Tuesday, April 9, 2013

Crowdfunding for nonprofits-an overview

New and small nonprofits, much like new or small businesses, struggle to attract capital. I have addressed some ideas for those wishing to start a nonprofit in previous posts, but if you've cleared the first hurdle of forming a recognized 501(c)(3) you may be asking - what now?

You have probably independently confirmed my oft-repeated advice that there really is a gap between becoming a nonprofit and applying for support from grants. There isn't enough privately controlled foundation, corporate or public government funding out there to support every nonprofit and there probably never will be, so what other sources are there? According to Giving USA statistics published on a government website, in 2011 73% of all charitable support was contributed by individuals[1]. The problem is in directing that support to you, particularly when it is outside of your immediate local area.

One source gaining popularity is the crowdsource or crowdfunding model. The idea behind this as it is currently being used is similar to investing groups for businesses. Crowdfunding is a growing industry of its own, stemming as do most business models from need. One example of this is found in companies formed in emulation of the Kickstarter creative project funding model.

Essentially, these are web-based donation aggregators. For the purposes of this post, I am only considering those that cater to small nonprofits or smaller projects versus the large social impact investor sites. Some are locally focused, while others are regional or national in geographic focus. 

The cost of fundraising on these sites range from a  few dollars to as much as 15% of the total amount raised or donated. All of the twenty or so sites I have researched to date have some sort of monetizing strategy, and that is just fine as long as you carefully weigh the pros and cons. Most charge monthly fees ranging from under twenty dollars for a monthly account to several thousand dollars for annual memberships. Most of them charge processing fees for each donation on top of the sign-up fee. Just be aware that these fundraising sites are businesses in their own right and have to make money to survive.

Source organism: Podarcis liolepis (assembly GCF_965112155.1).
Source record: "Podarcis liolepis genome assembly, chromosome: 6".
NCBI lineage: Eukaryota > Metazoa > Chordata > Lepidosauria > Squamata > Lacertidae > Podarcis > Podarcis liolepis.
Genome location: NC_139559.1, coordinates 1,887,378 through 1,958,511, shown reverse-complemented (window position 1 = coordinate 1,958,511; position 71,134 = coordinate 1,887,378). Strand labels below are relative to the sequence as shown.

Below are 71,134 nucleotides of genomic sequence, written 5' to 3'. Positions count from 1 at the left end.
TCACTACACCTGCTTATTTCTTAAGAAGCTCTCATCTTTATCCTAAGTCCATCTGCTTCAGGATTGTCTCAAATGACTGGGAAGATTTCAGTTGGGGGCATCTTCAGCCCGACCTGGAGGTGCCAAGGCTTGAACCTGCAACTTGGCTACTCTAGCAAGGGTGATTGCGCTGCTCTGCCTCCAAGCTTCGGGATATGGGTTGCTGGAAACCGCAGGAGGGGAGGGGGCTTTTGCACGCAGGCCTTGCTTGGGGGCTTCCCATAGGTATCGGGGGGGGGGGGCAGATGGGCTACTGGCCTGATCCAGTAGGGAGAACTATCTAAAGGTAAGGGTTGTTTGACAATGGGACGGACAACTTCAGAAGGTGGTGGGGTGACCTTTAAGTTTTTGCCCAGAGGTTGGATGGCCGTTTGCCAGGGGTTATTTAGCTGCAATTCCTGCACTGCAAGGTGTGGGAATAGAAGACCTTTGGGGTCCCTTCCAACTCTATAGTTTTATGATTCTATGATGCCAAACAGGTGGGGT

These sites have different presentation strategies, ranging from simple narrative postings to video presentations. Some require videos, others allow images and graphics while some are text-only. This is one place where having a professional review your presentation before you post it will certainly improve your chances. Some of the sites offer this as a fee-for-service add-on. Another consideration is your social media presence. Some of these sites require that you utilize Facebook or other social media platforms to raise the funds, so you will need to develop a broad base of social media contacts to be successful.

Aside from the charges, there are some other things to consider. If you do not reach your funding goal, all donations are credited back to the donors, often in the form of a credit to be used for other projects. I have seen some squawks from donors online because the funds weren't returned to them directly, or that refunds were slow. Funds are usually disbursed from 30 to 60 days after the funds are made available by donors.

This fundraising strategy is certainly an avenue to consider. Caution here: I cannot possibly stress too strongly the importance of doing thorough due diligence  when signing up on these platforms. Some are apparently successful and reputable, but there is certainly great potential for scam artists here. Check with the charities that are currently posting on the sites. If the site gives a list of funded projects, verify that the project or charity actually exists and ask for feedback on their experience with the site. Read and re-read the terms of agreement for site use. This is not the time to blindly check "I agree".

Supporting your nonprofit - Rebecca Lee Baisch dba Cloudlancer Writing Services

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